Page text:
Leapdragon 2016 - Aron Hsiao Was Here

More Panasonic CM1 tips.  §

More stuff about the Panasonic CM1, for those interested, to add on to my previous CM1 post.

  • They can be had cheap. I paid like a fourth the price of what it’s listed for on Amazon. Low enough to sell my Galaxy Note 4 and come out ahead.

  • Agencies are accepting the output. I have placed a decent pile of CM1 photos now with agencies. No sales yet, but some zooms and lightboxes. It’s only been three weeks or so.

  • Don’t use wifi. The wifi upload was taking like 10 minutes per photo no matter which app or method I used. I was disappointed at first to see no stock USB mass storage mode, but I eventually installed Android File Transfer on my Mac and now can download at USB 2.0 speeds.

  • Screen protectors are out there. Hit eBay. There’s a place in Utah producing them, and they run basically around a buck each. They’re not super fabulous, but they’re real, and they get the job done.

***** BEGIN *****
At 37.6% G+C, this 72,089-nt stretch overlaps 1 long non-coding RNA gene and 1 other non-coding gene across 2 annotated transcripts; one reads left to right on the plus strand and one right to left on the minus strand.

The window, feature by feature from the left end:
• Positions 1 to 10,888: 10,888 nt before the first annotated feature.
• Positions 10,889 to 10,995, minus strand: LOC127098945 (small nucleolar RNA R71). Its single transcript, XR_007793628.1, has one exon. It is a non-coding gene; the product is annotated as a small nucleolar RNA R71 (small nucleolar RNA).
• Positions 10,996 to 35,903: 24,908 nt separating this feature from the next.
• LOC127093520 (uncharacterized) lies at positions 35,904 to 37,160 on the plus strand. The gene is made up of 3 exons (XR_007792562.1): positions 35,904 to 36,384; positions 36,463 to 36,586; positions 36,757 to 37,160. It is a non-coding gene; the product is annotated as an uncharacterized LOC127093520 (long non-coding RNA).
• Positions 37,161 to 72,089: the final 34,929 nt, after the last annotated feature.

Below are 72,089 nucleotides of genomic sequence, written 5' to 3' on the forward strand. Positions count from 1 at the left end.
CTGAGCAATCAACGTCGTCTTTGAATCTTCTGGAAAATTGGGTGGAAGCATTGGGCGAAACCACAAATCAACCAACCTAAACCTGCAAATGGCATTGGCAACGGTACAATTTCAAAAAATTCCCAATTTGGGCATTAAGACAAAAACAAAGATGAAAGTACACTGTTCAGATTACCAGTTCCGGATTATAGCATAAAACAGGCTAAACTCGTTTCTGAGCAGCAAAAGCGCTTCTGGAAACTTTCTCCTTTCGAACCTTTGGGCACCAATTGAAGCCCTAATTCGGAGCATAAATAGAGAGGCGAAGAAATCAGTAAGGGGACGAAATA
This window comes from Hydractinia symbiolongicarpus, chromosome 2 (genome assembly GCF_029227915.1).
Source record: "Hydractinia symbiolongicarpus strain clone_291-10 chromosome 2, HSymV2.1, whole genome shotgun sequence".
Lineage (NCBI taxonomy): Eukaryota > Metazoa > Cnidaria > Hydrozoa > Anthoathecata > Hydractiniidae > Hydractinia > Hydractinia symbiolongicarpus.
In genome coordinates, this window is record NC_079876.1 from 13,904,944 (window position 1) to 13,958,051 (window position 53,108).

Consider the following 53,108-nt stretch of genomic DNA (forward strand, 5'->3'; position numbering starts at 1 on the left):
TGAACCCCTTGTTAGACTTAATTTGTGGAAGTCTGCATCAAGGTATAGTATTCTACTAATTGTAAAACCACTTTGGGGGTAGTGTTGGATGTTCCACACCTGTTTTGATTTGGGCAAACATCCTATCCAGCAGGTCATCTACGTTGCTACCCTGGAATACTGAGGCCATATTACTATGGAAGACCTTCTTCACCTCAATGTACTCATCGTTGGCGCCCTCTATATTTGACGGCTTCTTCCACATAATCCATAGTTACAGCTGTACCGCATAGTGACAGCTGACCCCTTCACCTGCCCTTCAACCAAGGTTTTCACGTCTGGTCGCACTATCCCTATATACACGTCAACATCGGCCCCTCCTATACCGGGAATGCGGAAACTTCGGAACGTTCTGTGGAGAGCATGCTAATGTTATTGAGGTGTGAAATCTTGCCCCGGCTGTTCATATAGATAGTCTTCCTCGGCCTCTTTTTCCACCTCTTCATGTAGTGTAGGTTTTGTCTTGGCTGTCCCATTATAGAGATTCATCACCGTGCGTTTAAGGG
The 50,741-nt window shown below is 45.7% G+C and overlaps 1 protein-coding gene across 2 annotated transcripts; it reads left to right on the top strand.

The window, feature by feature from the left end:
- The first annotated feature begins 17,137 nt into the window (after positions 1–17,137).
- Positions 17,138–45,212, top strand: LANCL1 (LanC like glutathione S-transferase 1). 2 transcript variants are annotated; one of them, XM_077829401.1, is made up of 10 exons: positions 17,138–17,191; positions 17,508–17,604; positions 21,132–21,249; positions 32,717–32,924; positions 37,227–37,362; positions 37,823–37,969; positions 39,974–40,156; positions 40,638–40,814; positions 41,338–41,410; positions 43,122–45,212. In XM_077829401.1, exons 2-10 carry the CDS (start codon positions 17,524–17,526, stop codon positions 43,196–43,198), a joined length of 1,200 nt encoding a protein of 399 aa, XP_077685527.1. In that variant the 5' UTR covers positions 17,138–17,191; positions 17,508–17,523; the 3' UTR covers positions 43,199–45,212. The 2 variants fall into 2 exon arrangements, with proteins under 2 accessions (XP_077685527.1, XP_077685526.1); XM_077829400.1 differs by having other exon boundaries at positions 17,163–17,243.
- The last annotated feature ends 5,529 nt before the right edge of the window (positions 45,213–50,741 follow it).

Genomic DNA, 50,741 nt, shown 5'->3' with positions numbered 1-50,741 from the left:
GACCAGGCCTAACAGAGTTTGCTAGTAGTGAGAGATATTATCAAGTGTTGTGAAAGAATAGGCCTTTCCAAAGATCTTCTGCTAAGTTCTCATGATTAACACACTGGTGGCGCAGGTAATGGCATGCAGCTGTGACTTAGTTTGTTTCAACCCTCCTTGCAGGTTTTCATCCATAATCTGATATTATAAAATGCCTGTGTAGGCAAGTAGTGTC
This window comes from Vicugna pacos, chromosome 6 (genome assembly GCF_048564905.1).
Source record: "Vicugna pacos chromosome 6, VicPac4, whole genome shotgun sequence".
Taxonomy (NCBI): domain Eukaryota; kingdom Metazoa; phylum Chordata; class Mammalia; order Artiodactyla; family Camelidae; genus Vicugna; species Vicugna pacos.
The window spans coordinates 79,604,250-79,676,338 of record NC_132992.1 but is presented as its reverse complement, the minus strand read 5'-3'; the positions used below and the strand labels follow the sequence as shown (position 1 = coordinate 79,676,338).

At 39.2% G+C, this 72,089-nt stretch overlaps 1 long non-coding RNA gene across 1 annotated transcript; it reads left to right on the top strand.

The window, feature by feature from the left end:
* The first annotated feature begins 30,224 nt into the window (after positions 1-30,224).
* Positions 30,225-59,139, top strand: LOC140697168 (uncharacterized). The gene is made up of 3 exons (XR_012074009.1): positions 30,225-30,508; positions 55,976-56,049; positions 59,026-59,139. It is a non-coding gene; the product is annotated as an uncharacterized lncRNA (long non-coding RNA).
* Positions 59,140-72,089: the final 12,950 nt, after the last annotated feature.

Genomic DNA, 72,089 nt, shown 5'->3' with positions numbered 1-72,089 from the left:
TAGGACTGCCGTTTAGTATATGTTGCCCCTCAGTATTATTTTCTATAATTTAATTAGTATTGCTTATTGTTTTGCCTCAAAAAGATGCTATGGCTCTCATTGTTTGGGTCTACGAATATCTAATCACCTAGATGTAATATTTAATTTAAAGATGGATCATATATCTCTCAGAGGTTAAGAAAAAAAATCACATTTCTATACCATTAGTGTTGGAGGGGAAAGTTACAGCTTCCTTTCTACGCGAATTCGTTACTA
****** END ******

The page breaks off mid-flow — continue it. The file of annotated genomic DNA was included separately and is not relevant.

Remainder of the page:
• Protect the lens. It’s a great little lens, but it has an extending front element and is vulnerable, seeing as how it’s part of a smartphone. There is a lens tube made by a company called “Cotta” that is around on eBay. Part of the lens bezel unscrews, and you can then screw the metal tube on. You can mount a 28mm UV filter on top of that. Then, everything is protected.

  • It’s good. I did my first shoot (an event with a decent number of people) using both the CM1 and my Fuji XT-1 with XF 23mm f/1.4 lens. With careful foot placement and shooting at f/2.8, it’s not at all obvious to viewers which shots came from which camera-lens combo. That is an excellent performance for a smartphone.

It’s a real camera, folks. I’m sad that Panasonic has apparently decided to end this form factor, making it one of those delicious technology one-offs that comes and goes and someday will cost a fortune to get ahold of.